Saturday, August 29, 2009

Louvre... Soft as an Easy Chair

The day we visited the Louvre Museum, or the Great Louvre, or Musée du Louvre, or the Grand Louvre or however you watchamacallit, my cousins Kathy and Stephen had just flown in from San Francisco, California and Chicago, Illinois respectively. It was obvious that both were thoroughly exhausted, but we had to step up the plate and get our tour going or else risk ruining our itinerary. As soon as we dropped off their luggage at the hotel, we took the first train going to the most visited museum in the world -- The Louvre (say lewv).

Louvre Pyramid

Clarice, Me, Kathy. Entering the famous Louvre Pyramid that is also the museum's entrance.


As I've mentioned, the pyramid is not just a pyramid -- it's the museum's main visitor entrance and it's where the security checks take place. After security, we are led down a flight of stairs where we find ourselves amongst a swarm of tourists inside a big sun-drenched hallway. The hallway is sort of like an ante room that branches out to the different sections of the museum. And it is where you line up to buy tickets. A ticket costs 9 euros (~630 pesos). The ticket allows you to enter the permanent collections including Egyptian Antiquities, Greek and Roman Antiquities, Sculptures and Paintings. Occasionally, there are so-called temporary collections found in the Hall Napoleon that will set you back 11 euros, or 14 euros for a combined ticket that gives access to the permanent collection as well.

Before we left for Europe, our aunt cautioned us that touring the entire museum is no laughing matter. Her advice was for us to view only the key aspects of the Louvre such as the Mona Lisa and the Winged Victory, among others. I'm gung ho when it comes to walking for hours, but seeing how tired my baby cousins are, we'll have to surge on with my aunt's suggestion.

We entered the Denon (du-know) Wing where we were met by a bunch of pre-classical Greek statues.

Greek Statues


Truly, a field day for porn aficionados and pedophiles.

Greek Statues


One thing I appreciated were the crudely composed signs that aided us in finding some of the important pieces of the museum:

Winged Victory


The Winged Victory of Samothrace, third century B.C. marble sculpture of the Greek goddess Nike.


Winged Victory

Side view of the Winged Victory


Venus de Milo

From afar, the Venus de Milo.


Venus de Milo

Venus de Milo, up close. Sculpted between 130 and 100 B.C. by Alexandros of Antioch. Depicts the Greek goddess of love and beauty, Aphrodite, or Venus to the Romans.


Grand Gallery of the Louvre

The Grand Gallery where the works of Leonardo Da Vinci, Raffaello Santi, Michaelangelo, Botticelli, Louis David and Eugene Delacroix are on display.


Leonidas at Thermopylae by Louis David

Leonidas at Thermopylae by Louis David. I just had to make a joke out of this one, right?


Parting from One's Beloved by Girodet-Trioson

Parting from One's Beloved by Girodet-Trioson


Self-portrait with a friend by Raffaello Santi

Self-portrait with a friend by Raffaello Santi


Liberty leading the People by Eugene Delacroix

Liberty leading the People by Eugene Delacroix. Now does this look awfully familiar to you? (This painting's my favorite BTW)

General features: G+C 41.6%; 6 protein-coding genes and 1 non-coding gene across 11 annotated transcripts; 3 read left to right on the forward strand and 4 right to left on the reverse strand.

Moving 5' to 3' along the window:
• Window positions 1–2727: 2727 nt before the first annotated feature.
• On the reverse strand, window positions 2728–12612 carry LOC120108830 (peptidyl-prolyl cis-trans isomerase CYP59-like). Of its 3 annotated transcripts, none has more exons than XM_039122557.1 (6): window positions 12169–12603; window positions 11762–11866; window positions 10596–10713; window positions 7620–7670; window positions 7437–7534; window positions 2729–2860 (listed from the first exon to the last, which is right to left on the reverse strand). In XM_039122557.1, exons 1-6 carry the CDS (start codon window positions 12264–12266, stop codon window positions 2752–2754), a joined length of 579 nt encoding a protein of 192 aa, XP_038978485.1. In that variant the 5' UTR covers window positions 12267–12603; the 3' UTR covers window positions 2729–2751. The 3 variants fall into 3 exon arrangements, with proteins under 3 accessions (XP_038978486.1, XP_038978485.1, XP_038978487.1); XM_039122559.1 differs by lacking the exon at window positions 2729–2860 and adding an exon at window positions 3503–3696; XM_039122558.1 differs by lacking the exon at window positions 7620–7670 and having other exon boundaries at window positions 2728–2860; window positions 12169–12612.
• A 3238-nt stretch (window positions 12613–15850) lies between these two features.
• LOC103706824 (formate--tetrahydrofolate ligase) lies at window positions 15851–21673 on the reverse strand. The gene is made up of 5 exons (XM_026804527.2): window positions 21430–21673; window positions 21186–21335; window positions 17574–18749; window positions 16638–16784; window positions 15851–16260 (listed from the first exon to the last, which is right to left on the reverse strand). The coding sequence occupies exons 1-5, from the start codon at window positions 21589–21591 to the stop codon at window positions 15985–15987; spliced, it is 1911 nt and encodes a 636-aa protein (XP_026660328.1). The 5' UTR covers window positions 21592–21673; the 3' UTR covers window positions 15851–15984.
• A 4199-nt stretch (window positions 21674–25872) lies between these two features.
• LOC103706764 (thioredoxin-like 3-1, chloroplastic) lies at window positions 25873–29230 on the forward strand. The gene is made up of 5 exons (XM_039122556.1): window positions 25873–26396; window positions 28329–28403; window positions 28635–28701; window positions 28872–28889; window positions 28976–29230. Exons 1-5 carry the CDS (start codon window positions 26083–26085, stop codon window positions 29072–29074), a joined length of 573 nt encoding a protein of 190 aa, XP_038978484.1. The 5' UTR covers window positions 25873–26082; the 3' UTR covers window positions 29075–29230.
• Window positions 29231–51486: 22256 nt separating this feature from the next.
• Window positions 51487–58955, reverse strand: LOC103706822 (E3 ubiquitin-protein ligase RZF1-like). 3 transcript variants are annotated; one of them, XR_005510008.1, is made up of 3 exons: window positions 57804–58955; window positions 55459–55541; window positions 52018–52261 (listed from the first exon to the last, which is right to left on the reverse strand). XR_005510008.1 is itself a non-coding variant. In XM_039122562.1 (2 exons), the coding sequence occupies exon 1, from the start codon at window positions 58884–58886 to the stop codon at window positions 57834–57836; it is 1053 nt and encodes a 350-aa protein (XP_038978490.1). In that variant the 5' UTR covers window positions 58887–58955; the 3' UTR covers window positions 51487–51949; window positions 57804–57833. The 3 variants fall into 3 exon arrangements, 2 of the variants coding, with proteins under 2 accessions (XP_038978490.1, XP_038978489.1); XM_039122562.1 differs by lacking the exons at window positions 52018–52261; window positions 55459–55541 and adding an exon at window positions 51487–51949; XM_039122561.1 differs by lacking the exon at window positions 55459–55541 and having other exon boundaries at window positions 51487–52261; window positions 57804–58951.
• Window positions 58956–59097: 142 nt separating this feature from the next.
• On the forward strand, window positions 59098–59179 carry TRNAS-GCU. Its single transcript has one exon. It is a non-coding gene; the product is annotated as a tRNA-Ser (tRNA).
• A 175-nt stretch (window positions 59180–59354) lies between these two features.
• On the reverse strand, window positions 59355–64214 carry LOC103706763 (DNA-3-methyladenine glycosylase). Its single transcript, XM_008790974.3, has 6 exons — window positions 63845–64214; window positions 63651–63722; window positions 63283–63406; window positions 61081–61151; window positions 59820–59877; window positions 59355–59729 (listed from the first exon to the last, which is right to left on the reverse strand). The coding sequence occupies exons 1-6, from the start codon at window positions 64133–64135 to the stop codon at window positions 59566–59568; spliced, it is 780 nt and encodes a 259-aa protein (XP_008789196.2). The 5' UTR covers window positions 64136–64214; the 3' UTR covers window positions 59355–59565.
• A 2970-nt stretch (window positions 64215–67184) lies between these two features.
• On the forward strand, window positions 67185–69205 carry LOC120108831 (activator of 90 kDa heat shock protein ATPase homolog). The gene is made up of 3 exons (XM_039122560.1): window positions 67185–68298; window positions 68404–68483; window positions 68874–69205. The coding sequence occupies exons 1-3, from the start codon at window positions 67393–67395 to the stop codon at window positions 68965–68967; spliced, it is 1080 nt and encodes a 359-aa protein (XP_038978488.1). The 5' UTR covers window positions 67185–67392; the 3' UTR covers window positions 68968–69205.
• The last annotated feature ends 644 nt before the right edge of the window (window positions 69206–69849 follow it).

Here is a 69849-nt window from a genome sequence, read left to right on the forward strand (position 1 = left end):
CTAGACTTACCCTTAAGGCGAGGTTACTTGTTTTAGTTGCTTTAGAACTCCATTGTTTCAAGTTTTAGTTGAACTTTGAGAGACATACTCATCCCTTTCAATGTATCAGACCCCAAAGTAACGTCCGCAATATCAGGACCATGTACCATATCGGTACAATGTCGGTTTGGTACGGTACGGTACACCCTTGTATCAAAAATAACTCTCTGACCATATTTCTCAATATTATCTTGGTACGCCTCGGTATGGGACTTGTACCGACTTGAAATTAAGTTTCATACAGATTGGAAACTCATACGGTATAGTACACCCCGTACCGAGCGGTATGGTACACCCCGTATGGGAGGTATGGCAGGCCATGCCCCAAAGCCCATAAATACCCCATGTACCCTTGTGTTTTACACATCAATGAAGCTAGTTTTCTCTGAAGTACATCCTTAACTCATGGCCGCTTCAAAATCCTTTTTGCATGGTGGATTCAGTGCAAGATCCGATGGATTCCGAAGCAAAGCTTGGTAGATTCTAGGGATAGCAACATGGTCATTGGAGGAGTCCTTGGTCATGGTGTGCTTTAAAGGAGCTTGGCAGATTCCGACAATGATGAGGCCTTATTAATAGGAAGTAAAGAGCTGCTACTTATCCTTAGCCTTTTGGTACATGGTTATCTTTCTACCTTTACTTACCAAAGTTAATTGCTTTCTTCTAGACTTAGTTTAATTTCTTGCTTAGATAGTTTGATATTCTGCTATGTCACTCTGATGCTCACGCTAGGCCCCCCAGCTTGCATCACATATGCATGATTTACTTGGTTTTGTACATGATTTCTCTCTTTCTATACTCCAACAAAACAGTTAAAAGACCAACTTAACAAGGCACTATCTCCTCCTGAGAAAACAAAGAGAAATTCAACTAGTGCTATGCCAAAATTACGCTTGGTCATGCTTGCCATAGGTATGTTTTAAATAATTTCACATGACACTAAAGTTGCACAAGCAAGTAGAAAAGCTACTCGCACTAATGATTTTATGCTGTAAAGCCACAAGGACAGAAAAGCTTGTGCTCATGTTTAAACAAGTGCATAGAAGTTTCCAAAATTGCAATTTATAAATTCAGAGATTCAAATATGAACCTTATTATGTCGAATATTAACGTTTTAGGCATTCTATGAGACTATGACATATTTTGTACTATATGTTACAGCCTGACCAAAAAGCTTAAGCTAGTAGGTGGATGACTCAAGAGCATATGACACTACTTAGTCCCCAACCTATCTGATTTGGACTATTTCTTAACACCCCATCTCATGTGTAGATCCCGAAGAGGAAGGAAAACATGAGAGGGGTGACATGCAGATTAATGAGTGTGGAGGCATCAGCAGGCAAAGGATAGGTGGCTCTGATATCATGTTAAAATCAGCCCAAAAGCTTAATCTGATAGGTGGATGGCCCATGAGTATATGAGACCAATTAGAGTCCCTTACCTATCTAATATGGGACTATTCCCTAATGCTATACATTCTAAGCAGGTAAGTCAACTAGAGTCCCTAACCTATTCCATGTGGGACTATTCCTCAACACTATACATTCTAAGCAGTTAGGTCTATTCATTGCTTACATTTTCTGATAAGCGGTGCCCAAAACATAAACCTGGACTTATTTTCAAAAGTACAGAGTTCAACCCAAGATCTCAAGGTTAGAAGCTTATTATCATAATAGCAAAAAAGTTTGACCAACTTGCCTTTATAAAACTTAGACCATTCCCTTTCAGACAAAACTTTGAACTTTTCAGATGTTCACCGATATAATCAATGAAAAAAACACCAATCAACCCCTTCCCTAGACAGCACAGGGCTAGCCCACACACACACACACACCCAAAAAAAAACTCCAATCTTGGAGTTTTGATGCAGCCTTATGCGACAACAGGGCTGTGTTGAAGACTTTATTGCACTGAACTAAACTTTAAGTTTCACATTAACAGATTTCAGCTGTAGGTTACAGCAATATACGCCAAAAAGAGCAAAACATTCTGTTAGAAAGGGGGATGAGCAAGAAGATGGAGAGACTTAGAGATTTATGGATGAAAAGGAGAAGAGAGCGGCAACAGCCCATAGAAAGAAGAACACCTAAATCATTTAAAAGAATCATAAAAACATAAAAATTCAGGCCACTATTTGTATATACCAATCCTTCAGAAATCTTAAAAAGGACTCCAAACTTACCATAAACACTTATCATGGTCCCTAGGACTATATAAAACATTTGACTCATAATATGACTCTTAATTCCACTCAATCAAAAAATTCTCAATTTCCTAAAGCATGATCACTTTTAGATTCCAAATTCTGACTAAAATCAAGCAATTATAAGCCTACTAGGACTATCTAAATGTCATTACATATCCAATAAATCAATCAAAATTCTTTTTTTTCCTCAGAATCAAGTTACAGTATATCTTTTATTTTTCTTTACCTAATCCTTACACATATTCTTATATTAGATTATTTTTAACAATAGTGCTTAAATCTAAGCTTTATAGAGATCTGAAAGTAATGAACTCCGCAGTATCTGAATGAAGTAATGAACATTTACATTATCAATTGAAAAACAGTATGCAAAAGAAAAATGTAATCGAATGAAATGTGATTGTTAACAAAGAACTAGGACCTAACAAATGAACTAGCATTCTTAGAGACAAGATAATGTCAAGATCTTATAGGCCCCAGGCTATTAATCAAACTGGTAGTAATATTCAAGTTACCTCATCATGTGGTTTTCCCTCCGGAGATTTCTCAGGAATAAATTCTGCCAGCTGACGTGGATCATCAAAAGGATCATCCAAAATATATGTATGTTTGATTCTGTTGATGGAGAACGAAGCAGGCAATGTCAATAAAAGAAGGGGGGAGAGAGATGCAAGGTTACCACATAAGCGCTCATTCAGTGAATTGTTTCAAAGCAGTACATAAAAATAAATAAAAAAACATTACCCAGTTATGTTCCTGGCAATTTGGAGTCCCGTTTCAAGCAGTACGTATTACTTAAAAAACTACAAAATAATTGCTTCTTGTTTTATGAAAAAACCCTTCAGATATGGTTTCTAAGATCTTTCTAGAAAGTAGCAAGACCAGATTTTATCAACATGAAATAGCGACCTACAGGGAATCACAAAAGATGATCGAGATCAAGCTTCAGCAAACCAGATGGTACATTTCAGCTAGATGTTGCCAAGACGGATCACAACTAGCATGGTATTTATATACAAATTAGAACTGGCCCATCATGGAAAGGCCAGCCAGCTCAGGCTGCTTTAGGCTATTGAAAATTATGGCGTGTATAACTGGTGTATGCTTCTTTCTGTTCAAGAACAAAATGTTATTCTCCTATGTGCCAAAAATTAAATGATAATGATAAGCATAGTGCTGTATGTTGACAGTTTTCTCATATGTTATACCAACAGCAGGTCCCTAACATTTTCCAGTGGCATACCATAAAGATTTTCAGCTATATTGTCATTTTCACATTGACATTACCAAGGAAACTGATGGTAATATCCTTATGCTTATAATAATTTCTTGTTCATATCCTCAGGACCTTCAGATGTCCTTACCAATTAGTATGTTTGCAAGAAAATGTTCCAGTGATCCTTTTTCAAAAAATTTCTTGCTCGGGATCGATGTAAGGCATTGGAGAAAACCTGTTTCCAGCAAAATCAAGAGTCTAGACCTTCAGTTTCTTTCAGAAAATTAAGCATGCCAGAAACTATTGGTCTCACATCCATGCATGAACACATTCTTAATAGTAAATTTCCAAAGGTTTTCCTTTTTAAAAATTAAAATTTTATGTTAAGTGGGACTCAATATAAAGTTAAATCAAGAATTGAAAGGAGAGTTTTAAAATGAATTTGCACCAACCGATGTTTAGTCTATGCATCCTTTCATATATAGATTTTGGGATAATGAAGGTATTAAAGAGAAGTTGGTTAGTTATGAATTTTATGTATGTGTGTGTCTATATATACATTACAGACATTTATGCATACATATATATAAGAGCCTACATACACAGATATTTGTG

Viva La Vida

That's because Coldplay used it as the cover of their Viva La Vida CD!


Portrait of a Young Man by Giovanni Bellini


Portrait of a Young Man by Giovanni Bellini. Kinda reminds me of a canine friend of ours.


Portrait of a Young Man by Giovanni Bellini


Cheeky.


Mona Lisa by Leonardo Da Vinci


The Mona Lisa by Leonardo Da Vinci. I call it the Mona Buzzkill. We were only allowed to stand 12 feet from the painting! And what's up with the glass panel and the green light?


Mona Lisa

My sentiments exactly.


Wait, that's it? I wanted to post only the highlights of the museum tour without creating a super boring long post. Despite Mona Buzzkill I did enjoy seeing the Mona Lisa and these other masterpieces in the flesh (so to speak). Definitely an awesome cultural experience!!

Saint-Germain-des-Pres

We all but crashed on our beds once we got back to our hotel. At around 10pm we ate dinner at Saint-Germain-des-Pres (san-zhermawn-de-prey), a nightspot bustling with open-air cafes and bistros. It reminded me a lot of Malate in Manila, only French. And if you know Jean-Paul Sartre, he used to have his coffee here.

Asian Poses

Cousins

Cousins

Next stop: Versailles!

12 comments:

  1. I love the second pic. Dapat nagtopless ka LOL

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  2. Loved the captions and word balloons!:-)

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  3. Your never cease to amuse me with your wit. ^^

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  4. Pag ako nakapunta ng Lewv, titirahin ko yang si Mana Buzzkill ng 12x optical zoom. Tignan natin kung makapalag yan. CHURA NYA LANG! hmp.

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  5. hahahaha. you got me at the canine friend. Honestly, I still don't know why these are loved so much by people.

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  6. It's a good thing I just had my Humanities - -I appreciate all these Art a lot lot more hehe :)

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  7. i really like this post. I would love to see these collections too. Hopefully someday :)

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  8. I've seen Louvre museum, during my visit to France this summer. It fascinated me. The historical meanings, and cultural load there could now be reached anywhere else.

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  9. great blog, ive been to lourve myself and wanted to go back....any hotel you'd recommend if il go back...?

    hope u could help. thanks!

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